Power handling: the AC to DC power supply
Early on I decided it would be neat to keep all the power handling inside the case. The original Playstation uses what looks like figure 8 connector for power, and this connector is directly soldered onto the power board.
So in order to replace this thing, I needed a proper figure 8 connector, and the cable that came with it. The original connector was a bit rusty and I decided to get this build brand new components.
These components were bought from element14, for respectively S$3.88 and S$0.95. I’ve included the full manufacturer’s reference if you’re looking for them.
Getting AC power into the case is of course completely useless as we have to supply 5V DC to the Pi. And not only that, the Raspberry Pi 3 is now a diva that requires 2.5 amps power supply. At full load, and with USB gamepads connected to them, you need quite a beefy 5V unit. There are a lot of power supplies out there but honestly on this type of thing you cannot buy cheap. Some Chinese made 5V 3A AC/DC power supplies bought from eBay or Aliexpress probably cannot deliver this power rating at all, and you’ll be stuck with voltage drops and system instabilities. For this build, I went all out and got this very neat 5V / 3A enclosed power supply unit from Tracopower.
At S$31.71 a pop it is definitely not cheap -in fact it’s the most expensive component in there-, but I am buying peace of mind that I will not burn the house down with a power supply that can barely keep up.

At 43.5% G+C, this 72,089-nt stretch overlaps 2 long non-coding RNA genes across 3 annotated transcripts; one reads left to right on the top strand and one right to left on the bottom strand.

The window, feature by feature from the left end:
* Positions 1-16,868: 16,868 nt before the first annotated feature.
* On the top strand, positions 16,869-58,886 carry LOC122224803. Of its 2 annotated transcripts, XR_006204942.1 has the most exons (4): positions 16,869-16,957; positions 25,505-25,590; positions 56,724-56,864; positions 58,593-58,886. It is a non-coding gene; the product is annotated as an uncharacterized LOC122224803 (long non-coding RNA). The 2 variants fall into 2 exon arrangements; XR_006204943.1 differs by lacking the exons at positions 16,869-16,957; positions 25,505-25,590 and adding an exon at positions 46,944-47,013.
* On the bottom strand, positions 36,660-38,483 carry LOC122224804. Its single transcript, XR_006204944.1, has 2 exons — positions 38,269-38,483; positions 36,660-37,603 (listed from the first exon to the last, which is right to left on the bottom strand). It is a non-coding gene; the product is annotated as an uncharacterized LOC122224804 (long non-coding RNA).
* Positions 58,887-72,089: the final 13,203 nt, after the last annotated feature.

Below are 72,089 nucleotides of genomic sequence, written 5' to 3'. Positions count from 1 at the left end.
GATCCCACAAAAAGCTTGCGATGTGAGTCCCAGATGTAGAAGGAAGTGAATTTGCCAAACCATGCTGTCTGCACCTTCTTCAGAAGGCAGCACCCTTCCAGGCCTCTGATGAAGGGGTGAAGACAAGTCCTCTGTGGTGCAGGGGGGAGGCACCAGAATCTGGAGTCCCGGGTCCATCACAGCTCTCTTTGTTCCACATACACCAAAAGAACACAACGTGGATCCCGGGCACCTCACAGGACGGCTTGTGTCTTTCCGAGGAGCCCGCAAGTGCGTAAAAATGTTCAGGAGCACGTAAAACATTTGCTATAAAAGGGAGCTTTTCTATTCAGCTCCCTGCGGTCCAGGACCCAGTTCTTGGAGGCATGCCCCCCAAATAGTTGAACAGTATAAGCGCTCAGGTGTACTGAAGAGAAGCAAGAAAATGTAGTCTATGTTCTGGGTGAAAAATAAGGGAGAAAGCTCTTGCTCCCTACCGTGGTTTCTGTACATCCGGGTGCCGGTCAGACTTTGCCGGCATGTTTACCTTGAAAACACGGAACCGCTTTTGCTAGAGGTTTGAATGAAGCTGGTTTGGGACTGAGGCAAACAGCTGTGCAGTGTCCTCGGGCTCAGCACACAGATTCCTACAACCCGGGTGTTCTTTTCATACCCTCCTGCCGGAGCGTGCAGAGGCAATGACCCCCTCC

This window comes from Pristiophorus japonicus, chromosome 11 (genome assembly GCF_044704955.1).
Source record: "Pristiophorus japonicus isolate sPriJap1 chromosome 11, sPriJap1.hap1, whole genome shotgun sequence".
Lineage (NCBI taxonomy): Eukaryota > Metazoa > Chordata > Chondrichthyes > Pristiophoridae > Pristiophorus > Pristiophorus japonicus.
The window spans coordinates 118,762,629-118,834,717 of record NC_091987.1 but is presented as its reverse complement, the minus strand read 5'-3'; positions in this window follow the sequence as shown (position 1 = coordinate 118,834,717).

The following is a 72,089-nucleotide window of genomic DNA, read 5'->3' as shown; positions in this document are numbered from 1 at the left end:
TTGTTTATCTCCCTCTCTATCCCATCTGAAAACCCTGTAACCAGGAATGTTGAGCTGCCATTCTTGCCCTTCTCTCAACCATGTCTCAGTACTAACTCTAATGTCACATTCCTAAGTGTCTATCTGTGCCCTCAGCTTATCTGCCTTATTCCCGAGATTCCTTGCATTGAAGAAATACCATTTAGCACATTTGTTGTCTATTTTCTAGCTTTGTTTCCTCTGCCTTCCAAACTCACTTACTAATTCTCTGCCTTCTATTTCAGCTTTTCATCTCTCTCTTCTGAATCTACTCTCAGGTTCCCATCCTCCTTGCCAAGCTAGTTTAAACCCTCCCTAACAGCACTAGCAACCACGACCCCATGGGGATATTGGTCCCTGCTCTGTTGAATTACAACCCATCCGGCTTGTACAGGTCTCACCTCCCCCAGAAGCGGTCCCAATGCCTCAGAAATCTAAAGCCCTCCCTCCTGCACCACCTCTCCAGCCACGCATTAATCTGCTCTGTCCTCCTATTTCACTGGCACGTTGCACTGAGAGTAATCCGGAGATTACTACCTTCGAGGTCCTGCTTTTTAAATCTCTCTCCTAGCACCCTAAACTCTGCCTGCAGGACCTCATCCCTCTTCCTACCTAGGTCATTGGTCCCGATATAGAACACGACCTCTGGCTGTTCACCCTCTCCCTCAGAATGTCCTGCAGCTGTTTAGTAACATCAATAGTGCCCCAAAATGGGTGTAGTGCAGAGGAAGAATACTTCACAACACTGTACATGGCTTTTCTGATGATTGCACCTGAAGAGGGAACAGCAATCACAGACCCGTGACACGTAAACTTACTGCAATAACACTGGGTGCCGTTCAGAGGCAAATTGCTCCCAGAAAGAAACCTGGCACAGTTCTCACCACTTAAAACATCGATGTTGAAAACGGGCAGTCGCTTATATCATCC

Finally, I tried mounting the connector on a laser cut acrylic shaped like the original Playstation power board PCB, and measured that the power supply properly output 5V. The voltage can be adjusted but since the unit was pushing 5.04V out of the box I left it as is.
Power button: ATXRaspi
While you could technically connect the 5V output of the power supply directly onto the 5V rail of the Raspberry Pi, that would be a terrible idea. As soon as the power would be disconnected, the Pi would die in an unknown state. This generally leads to corrupted SD cards and honestly the last thing you want after spending 10h+ on Castlevania (or anything else), is a completely lost and unrecoverable save game. So you need a little power board that will shut off the power to the Pi only when the board has properly shut down. There are quite a few boards that can do that but I chose the ATXRaspi for two main reasons:
- It can power off or reset the Pi through a pushbutton.
- It can be connected to a power LED.
With international shipping, the board came out at US$29.90.
The button and LED were mounted where the original components were. I could not reuse the original Playstation power button because it is a latch button. ATXRaspi will only work with a push button. Both components were bought from a local electronic shop, and came in under S$3.
January 2017 update: Starting from the revision 2.7 of the ATXRaspi, the board fully supports reset and power latch buttons. Check them out!
Putting it all back together, unit tested with the Raspberry Pi in there: all is fine and working!